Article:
Food and Drug Administration Approves Abiraterone for Treatment of Men with Advanced Prostate Cancer
Oral Agent Extends Overall Survival by Over Four Months
Santa Monica, CA, May 2, 2011 -- The Food and Drug Administration (FDA) on Thursday approved abiraterone, a new targeted therapy in the class of androgen receptor blockers. It improves, by nearly four months, the overall survival rate of men with metastatic chemotherapy- and castration-resistant prostate cancer. Since 2005, the Prostate Cancer Foundation invested $8.2 million in over six research projects to advance independent academic research for investigating abiraterone’s mechanism of action and biomarkers to predict patient response.
In addition, the PCF-Department of Defense Clinical Trials Consortium, along with PCF-funded investigators at the Royal Marsden Hospital in London, were crucial leaders in designing and executing the pivotal Phase III clinical trial that supported the FDA decision to approve the agent.
Sold under brand name Zytiga, the once daily oral treatment blocks the production of testosterone, which can fuel prostate cancer growth and progression, and is the latest breakthrough in treatment options for patients whose cancers have stopped responding to current androgen deprivation therapy (ADT) drugs.
The drug is used for patients with metastatic prostate cancer following docetaxel chemotherapy. Zytiga inhibits CYP17, an enzyme involved in the synthesis of testosterone; it is believed that this mechanism of action results in the observed clinical benefit.
“The prostate cancer community has been anxiously awaiting the FDA’s approval of Zytiga after studying its positive outcomes in Phase I/II and III clinical trials,” said Howard Soule, PhD, executive vice president and chief science officer of the Prostate Cancer Foundation. “For oncologists and their medical teams, Zytiga provides a new standard of treatment care, demonstrating both long-term success and prolonged survival for men with advanced disease.”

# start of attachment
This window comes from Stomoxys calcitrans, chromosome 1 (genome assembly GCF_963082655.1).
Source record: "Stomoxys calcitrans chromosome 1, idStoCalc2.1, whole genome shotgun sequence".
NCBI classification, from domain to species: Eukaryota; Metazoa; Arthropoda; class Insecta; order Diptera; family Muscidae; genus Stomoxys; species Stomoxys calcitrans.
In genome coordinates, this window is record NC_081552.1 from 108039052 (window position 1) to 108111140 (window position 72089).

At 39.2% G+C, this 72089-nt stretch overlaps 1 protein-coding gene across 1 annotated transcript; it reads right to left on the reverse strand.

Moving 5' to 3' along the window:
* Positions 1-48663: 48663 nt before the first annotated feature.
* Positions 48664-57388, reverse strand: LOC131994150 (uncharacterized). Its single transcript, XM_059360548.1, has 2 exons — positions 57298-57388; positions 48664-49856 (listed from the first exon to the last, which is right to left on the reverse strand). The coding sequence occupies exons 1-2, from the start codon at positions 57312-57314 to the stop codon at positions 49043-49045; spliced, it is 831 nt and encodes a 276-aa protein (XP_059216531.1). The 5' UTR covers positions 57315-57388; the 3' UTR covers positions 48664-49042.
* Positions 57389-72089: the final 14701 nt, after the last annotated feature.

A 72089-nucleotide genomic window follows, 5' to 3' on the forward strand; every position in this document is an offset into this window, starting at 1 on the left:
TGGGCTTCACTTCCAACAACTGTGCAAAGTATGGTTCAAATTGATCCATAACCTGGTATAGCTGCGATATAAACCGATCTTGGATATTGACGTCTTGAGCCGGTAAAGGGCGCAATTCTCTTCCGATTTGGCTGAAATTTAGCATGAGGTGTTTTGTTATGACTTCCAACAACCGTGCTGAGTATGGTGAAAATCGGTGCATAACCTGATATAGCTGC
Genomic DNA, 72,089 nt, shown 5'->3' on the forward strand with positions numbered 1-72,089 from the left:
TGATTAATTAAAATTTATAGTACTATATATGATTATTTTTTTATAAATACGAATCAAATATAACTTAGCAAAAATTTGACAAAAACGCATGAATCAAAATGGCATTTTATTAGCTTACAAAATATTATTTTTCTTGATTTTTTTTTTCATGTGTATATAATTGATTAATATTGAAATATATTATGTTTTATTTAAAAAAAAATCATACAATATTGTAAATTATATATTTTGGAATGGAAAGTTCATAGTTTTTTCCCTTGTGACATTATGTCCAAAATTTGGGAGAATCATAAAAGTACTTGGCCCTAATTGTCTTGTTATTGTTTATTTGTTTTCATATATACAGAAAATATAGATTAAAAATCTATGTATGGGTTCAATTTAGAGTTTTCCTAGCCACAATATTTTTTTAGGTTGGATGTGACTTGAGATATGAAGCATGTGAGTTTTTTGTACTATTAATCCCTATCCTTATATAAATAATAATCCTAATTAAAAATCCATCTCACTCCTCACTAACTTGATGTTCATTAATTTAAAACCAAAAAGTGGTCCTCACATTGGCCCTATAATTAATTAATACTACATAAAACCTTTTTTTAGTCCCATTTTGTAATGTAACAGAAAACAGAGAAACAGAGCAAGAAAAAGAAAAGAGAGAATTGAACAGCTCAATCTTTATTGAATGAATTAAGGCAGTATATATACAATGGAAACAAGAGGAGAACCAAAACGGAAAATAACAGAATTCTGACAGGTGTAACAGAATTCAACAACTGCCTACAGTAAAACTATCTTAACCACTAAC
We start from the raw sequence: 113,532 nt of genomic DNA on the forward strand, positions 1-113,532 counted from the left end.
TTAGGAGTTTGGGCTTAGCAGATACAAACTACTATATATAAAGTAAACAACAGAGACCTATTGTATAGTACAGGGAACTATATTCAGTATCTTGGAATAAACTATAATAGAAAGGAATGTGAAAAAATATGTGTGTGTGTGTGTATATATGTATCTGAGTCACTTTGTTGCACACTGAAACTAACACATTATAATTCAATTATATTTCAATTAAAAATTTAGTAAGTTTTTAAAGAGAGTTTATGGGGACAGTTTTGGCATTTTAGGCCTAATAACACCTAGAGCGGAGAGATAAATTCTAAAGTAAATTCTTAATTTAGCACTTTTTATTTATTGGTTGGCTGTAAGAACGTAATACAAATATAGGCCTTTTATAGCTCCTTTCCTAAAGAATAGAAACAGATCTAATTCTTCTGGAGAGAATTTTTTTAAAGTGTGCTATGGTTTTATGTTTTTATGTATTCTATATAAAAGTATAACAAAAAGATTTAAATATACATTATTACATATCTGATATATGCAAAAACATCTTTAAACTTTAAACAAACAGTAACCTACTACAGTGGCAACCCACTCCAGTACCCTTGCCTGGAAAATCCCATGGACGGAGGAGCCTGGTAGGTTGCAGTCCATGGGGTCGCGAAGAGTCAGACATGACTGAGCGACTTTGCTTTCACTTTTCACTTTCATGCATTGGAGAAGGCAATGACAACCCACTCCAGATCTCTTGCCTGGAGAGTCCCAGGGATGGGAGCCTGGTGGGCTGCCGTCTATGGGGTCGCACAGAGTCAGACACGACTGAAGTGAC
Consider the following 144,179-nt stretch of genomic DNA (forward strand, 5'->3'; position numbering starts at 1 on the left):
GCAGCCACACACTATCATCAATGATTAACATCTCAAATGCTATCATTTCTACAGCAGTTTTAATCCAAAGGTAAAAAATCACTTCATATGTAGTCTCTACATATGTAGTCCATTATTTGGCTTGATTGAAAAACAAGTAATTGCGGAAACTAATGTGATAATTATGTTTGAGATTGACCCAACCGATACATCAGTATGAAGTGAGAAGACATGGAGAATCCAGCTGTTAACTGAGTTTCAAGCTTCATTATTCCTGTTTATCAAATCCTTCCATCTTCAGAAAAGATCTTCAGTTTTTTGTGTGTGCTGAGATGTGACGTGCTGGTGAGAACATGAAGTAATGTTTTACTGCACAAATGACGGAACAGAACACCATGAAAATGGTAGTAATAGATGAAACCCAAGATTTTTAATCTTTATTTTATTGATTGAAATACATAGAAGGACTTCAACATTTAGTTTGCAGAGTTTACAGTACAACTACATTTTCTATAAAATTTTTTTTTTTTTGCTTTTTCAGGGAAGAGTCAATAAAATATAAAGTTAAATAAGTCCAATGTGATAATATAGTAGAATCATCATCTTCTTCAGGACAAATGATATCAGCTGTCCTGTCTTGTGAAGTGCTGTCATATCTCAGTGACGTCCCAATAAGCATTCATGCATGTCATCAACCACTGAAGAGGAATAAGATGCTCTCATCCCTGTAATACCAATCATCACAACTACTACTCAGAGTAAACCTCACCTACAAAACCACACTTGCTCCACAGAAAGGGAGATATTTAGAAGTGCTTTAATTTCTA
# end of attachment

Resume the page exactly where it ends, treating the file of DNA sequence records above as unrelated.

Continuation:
PCF applauds the efforts of Howard Scher, MD at Memorial Sloan-Kettering Cancer Center in New York and Johann de Bono, MD, MSc, PhD, FRCP at The Royal Marsden Hospital and the Institute of Cancer Research in London, who designed and led the global Phase III clinical investigation of Zytiga that resulted in FDA approval. Other PCF-funded scientists who were critical to advancing this new drug include Gerhardt Attard, MD, PhD, at The Royal Marsden Hospital and the Institute of Cancer Research and the Royal Marsden Hospital, Peter Nelson, MD, at the Fred Hutchinson Cancer Research Center and Eric Small, MD, at the University of California, San Francisco.
Investigators will continue to work toward improving outcomes for men with advanced prostate cancer and understanding why Zytiga works in some patients, and not in others. It will also be important to understand mechanisms of patient resistance to the agent and how to effectively combine it with existing and new medicines.
About the Prostate Cancer Foundation
The Prostate Cancer Foundation (PCF) is the world’s leading philanthropic organization funding and accelerating research. Founded in 1993, PCF has generated more than $475 million and provided funding to over 1,600 research projects at nearly 200 institutions in 15 countries around the world. PCF advocates for greater awareness of prostate cancer and more efficient investment of governmental research funds supporting transformational cancer research. Our efforts have helped produce a 20-fold increase in government funding for prostate cancer. More information about PCF can be found at pcf.org.